I’m quite happy to report that Joker stops short of being the incel call to arms that it could have potentially become. The film’s treatment of women isn’t great, but that’s all shown as being a negative aspect of Arthur’s behavior, not a reason to celebrate him. Additionally, the movie makes a point to call out the hazards of worshipping false idols, and in turn criticizes fan culture, but that more hidden message might get lost on the people who don’t wish to see it.
Often beautiful, often dancing, and rarely opinionated, Joker‘s bark is far worse than its bite.
We saw much different films.
A+ from me; I thought it was fantastic.
I’ll side with Dierdre here. Good movie, but massively overrated.
A+ as well and one of the best films of this year!
I cant take a “critic” seriously who gave the the first purge a higher score….
The movie’s barely at 70% on Rotten Tomatoes right now, and Deirdre is in a lot of good company in not overly caring for it. If you don’t want to take her seriously, take your pick of some other critics who felt the same:
New York Times:
Wall Street Journal:
I’m not saying you’re wrong for liking the movie. However, Deirdre is not some lone voice being a contrarian about a movie that’s otherwise universally beloved.
Joker is an intentionally provocative movie, and some people will respond differently to it than others, which is why we ran two reviews. As you may recall, Jason was a huge fan of it:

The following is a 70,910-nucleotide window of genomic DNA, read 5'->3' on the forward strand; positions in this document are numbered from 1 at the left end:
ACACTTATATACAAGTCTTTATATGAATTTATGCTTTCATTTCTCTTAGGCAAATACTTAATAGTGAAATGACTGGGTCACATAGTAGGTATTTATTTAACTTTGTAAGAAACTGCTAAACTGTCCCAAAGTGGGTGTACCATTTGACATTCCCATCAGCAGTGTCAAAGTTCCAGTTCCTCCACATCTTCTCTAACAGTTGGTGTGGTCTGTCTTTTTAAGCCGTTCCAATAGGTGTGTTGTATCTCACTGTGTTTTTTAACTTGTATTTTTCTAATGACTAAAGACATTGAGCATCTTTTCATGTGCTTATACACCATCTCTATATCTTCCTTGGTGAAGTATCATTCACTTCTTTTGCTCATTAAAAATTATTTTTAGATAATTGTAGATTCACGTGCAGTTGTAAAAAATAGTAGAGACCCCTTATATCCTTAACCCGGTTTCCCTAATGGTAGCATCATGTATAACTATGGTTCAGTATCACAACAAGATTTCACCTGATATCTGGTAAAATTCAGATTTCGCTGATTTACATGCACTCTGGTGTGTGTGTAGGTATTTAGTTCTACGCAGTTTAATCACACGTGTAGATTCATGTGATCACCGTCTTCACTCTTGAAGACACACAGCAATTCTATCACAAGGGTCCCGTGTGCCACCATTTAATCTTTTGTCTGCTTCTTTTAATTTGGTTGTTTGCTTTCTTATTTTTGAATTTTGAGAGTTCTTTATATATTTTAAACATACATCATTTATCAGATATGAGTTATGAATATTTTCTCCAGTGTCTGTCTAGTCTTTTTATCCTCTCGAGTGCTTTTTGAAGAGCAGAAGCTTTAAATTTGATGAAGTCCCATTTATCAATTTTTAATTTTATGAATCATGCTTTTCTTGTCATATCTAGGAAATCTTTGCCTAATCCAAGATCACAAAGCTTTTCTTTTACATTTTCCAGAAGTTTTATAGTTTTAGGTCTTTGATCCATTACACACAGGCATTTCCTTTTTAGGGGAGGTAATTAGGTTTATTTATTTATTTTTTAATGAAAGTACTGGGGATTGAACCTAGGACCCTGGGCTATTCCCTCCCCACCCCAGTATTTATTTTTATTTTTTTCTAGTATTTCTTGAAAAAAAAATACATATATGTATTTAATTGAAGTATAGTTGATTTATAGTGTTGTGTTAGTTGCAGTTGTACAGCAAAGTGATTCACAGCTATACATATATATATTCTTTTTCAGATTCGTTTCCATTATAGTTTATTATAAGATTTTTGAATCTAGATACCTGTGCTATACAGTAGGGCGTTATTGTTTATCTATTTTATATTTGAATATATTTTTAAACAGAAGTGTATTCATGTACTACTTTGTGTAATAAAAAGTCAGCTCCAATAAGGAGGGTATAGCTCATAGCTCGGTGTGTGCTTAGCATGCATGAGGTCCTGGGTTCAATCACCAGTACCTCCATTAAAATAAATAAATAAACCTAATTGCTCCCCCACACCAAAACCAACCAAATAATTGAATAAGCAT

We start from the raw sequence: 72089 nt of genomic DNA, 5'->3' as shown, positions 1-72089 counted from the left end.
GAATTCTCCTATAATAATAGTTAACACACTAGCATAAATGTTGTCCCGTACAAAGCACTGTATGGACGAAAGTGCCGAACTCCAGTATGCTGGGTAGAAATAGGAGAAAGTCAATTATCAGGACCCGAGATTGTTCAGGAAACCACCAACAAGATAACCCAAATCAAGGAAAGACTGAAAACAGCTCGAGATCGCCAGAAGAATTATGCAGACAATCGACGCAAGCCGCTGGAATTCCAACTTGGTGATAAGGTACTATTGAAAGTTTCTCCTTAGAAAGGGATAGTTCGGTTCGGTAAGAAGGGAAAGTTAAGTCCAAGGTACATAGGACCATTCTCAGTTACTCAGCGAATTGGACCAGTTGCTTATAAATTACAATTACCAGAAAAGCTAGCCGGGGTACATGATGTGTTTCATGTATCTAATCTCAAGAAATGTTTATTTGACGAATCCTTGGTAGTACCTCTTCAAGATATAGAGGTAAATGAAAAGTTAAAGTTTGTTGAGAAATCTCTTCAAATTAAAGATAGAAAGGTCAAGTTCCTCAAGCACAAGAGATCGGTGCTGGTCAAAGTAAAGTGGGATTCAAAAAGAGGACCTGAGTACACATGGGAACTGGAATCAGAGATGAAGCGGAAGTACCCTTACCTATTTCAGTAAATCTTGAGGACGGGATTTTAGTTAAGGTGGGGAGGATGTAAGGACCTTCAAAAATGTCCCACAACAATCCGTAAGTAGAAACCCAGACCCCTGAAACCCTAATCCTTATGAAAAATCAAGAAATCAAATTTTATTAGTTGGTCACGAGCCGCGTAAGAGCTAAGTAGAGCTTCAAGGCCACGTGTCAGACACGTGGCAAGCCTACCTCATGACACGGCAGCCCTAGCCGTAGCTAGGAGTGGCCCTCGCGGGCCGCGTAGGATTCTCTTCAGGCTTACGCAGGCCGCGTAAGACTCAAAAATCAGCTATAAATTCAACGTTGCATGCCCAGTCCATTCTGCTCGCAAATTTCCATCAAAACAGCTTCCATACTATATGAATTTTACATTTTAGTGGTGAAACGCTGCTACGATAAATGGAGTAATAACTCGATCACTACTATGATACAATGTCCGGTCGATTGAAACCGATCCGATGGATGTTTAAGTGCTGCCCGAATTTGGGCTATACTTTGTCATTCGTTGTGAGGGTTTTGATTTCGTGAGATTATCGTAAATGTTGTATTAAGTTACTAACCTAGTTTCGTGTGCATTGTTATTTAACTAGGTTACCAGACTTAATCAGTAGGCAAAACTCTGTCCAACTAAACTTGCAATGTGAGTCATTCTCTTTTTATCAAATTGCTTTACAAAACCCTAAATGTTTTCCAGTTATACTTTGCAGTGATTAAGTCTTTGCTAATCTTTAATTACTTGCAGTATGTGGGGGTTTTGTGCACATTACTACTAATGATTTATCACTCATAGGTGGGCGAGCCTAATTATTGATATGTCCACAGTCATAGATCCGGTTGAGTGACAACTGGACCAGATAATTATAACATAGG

70 percent with critics…and 90 percent with audiences. 🙂
That said, I don’t think Dierdre’s review is a pan. She says “it’s fine” and I respect that – but I think the movie would have paid a disservice to its source had it made EITHER Joker or Gotham city itself sympathetic. I mean, isn’t that the whole reason Batman is needed in the first place?
I just think films like Joker, haunt, It 2, Good boys, Stubber, Ana, Brightburn and Angel has fallen, Hellboy and Glass all deserved to be rated higher, so in the future I will look to other reviewers for movie watching advice. Not intending for this comment to come off as rude and hope my previous one did not either.
Fair enough, but I think you’re going to have a really hard time finding many other reviewers who would go to bat for some of those movies, like Stuber or the Hellboy reboot. Again, I’m not saying that you’re wrong for liking those movies, just that Deirdre’s ratings for them seem to be pretty much in line with the general critical consensus.
I didn’t hire some Armond White here who would praise terrible movies and pan great ones just to be a click-bait contrarian. I don’t expect every reader to agree with all of Deirdre’s opinions (or any of our writers’, including my own), but I think she has done a good job of explaining why she gives the ratings she does.
I agree with you 100 percent; I think my taste are more Joe Bob Brigs than Roger Ebert since I just watched Doom Annihilation and of course its bad, but in an endearing way, like Knott’s scary farm compared to Universal Halloween Horror Nights. She is a great reviewer and an asset to the site for sure and she always articulates her scores very well, so I apologize if It sounded like I came after her. I am now going to look up who Arman White is and see if he liked Rambo Last Blood, jk, thanks for the response as always Josh.